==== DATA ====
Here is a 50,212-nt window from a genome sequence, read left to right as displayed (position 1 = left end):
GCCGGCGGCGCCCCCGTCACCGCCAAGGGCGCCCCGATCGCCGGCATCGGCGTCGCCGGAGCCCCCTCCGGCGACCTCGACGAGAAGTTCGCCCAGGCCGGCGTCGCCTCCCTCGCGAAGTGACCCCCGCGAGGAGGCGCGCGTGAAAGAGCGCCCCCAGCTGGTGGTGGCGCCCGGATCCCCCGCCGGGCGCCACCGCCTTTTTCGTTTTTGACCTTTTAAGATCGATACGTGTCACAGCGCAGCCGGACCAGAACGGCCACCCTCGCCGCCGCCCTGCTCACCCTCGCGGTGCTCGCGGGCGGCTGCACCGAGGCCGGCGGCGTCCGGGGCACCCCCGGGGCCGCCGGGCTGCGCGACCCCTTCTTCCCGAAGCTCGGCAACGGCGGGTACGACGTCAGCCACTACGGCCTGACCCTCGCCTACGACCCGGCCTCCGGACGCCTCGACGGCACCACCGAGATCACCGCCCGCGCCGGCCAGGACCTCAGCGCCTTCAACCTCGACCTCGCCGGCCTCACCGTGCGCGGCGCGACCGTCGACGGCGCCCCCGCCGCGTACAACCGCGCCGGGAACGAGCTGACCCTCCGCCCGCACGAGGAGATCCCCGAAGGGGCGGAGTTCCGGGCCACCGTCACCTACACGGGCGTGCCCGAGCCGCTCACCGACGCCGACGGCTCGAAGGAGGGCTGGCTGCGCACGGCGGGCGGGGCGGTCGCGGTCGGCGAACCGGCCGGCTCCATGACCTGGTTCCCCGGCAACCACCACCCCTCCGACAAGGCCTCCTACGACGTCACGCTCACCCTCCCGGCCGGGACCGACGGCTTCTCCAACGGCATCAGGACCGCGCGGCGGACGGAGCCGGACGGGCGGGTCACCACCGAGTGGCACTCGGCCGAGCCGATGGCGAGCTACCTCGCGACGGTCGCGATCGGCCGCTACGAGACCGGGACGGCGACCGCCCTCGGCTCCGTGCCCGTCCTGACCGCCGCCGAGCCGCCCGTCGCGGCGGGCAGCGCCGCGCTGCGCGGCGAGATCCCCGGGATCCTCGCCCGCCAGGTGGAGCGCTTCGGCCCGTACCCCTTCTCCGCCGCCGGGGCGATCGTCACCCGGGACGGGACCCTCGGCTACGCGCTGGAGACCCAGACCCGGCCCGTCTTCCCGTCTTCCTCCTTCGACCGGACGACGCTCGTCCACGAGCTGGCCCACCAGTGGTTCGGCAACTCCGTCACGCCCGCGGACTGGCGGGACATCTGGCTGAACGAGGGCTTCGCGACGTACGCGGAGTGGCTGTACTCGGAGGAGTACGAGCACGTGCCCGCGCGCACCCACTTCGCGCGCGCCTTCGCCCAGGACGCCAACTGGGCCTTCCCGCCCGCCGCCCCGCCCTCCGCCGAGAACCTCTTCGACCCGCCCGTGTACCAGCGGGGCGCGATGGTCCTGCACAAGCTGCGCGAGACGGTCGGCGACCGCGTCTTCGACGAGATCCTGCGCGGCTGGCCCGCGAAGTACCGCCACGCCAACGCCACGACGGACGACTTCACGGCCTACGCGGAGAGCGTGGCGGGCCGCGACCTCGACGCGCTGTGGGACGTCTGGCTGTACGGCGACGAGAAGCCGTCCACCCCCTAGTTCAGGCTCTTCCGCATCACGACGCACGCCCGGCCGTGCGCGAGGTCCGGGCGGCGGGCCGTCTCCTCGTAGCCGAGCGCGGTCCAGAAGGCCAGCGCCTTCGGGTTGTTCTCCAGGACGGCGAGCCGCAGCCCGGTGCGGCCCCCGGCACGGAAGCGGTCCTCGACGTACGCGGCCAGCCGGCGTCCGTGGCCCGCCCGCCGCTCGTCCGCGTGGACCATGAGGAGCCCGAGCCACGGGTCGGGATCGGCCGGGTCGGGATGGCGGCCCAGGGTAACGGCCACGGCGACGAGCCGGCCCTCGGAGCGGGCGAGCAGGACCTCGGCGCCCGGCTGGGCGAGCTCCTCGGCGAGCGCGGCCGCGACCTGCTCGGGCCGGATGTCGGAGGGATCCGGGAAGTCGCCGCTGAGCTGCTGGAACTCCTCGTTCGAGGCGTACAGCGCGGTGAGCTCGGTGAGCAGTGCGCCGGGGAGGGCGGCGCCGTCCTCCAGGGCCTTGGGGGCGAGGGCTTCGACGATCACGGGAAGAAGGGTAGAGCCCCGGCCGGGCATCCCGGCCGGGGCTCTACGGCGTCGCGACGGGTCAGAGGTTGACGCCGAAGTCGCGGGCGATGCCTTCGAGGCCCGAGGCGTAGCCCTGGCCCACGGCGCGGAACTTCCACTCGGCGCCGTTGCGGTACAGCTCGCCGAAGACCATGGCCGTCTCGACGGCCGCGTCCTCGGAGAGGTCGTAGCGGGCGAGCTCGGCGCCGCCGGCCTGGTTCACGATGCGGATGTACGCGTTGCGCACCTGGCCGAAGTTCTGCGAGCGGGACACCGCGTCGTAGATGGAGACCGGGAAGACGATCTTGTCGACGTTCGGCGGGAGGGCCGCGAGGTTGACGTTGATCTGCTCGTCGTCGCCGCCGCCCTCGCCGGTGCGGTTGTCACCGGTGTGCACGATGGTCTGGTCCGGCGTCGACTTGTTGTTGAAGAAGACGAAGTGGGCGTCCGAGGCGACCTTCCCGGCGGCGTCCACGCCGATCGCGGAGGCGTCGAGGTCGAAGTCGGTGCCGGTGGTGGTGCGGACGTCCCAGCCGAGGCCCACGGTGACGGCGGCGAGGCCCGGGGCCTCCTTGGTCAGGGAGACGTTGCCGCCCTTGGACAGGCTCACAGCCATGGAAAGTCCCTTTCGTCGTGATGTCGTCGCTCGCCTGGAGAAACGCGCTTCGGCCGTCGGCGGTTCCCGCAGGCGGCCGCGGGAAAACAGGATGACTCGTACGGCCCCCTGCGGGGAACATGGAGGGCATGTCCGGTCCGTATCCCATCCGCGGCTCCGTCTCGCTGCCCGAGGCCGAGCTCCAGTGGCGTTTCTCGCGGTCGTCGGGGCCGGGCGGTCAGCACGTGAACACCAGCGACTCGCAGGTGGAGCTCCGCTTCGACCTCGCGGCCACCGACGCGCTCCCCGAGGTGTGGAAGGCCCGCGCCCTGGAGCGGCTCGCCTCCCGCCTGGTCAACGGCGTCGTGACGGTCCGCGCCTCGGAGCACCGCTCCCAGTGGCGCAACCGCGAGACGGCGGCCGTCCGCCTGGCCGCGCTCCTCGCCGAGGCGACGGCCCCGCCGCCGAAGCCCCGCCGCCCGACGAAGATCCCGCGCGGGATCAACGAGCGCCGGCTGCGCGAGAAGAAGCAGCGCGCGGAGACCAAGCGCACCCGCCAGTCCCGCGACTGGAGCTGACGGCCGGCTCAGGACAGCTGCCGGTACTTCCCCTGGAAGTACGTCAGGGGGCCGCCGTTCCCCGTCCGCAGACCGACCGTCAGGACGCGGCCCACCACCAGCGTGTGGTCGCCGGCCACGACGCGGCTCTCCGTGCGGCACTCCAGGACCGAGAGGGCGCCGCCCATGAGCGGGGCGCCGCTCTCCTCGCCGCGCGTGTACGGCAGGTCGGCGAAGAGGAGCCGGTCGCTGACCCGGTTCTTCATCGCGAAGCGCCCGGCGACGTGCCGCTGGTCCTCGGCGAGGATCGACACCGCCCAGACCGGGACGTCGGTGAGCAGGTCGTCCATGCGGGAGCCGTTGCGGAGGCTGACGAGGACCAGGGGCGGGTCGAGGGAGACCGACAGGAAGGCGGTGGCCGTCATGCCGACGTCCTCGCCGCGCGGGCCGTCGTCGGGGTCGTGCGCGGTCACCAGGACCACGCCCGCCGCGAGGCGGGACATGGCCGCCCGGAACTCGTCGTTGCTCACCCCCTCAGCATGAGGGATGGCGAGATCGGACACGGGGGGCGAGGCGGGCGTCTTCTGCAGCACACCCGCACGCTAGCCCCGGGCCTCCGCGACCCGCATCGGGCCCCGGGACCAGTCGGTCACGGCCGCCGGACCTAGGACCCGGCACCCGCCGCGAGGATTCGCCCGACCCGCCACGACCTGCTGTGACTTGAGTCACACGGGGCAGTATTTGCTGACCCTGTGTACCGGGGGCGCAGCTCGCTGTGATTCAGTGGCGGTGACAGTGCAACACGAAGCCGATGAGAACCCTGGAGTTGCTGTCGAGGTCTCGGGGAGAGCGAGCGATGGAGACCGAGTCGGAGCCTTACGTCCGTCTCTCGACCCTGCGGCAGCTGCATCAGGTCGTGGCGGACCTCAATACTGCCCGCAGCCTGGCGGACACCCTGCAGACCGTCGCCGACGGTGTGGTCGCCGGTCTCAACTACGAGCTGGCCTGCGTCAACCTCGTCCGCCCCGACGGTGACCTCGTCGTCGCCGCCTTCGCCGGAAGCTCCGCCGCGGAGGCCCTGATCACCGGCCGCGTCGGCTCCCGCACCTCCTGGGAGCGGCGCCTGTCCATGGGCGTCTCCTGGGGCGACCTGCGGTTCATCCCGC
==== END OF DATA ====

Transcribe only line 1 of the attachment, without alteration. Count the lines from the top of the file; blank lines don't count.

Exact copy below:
Here is a 50,212-nt window from a genome sequence, read left to right as displayed (position 1 = left end):